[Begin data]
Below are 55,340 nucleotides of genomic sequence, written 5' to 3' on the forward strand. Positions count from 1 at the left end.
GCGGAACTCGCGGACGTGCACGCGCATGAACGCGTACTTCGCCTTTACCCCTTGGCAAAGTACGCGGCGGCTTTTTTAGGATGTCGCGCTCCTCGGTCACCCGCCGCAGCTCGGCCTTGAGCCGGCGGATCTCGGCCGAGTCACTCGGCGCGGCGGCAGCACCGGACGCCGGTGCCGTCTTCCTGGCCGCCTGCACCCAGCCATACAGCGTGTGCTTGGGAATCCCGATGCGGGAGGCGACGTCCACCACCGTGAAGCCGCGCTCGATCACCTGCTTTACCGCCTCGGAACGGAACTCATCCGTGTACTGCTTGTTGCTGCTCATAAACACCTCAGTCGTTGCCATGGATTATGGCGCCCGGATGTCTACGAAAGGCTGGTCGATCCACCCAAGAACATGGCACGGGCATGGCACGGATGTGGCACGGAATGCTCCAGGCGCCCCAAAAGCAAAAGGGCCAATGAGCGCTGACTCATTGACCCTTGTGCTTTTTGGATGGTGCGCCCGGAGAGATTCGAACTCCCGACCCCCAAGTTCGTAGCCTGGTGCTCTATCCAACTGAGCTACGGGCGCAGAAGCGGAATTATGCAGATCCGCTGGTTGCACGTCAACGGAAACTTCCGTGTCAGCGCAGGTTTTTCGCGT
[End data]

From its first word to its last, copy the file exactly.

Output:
Below are 55,340 nucleotides of genomic sequence, written 5' to 3' on the forward strand. Positions count from 1 at the left end.
GCGGAACTCGCGGACGTGCACGCGCATGAACGCGTACTTCGCCTTTACCCCTTGGCAAAGTACGCGGCGGCTTTTTTAGGATGTCGCGCTCCTCGGTCACCCGCCGCAGCTCGGCCTTGAGCCGGCGGATCTCGGCCGAGTCACTCGGCGCGGCGGCAGCACCGGACGCCGGTGCCGTCTTCCTGGCCGCCTGCACCCAGCCATACAGCGTGTGCTTGGGAATCCCGATGCGGGAGGCGACGTCCACCACCGTGAAGCCGCGCTCGATCACCTGCTTTACCGCCTCGGAACGGAACTCATCCGTGTACTGCTTGTTGCTGCTCATAAACACCTCAGTCGTTGCCATGGATTATGGCGCCCGGATGTCTACGAAAGGCTGGTCGATCCACCCAAGAACATGGCACGGGCATGGCACGGATGTGGCACGGAATGCTCCAGGCGCCCCAAAAGCAAAAGGGCCAATGAGCGCTGACTCATTGACCCTTGTGCTTTTTGGATGGTGCGCCCGGAGAGATTCGAACTCCCGACCCCCAAGTTCGTAGCCTGGTGCTCTATCCAACTGAGCTACGGGCGCAGAAGCGGAATTATGCAGATCCGCTGGTTGCACGTCAACGGAAACTTCCGTGTCAGCGCAGGTTTTTCGCGT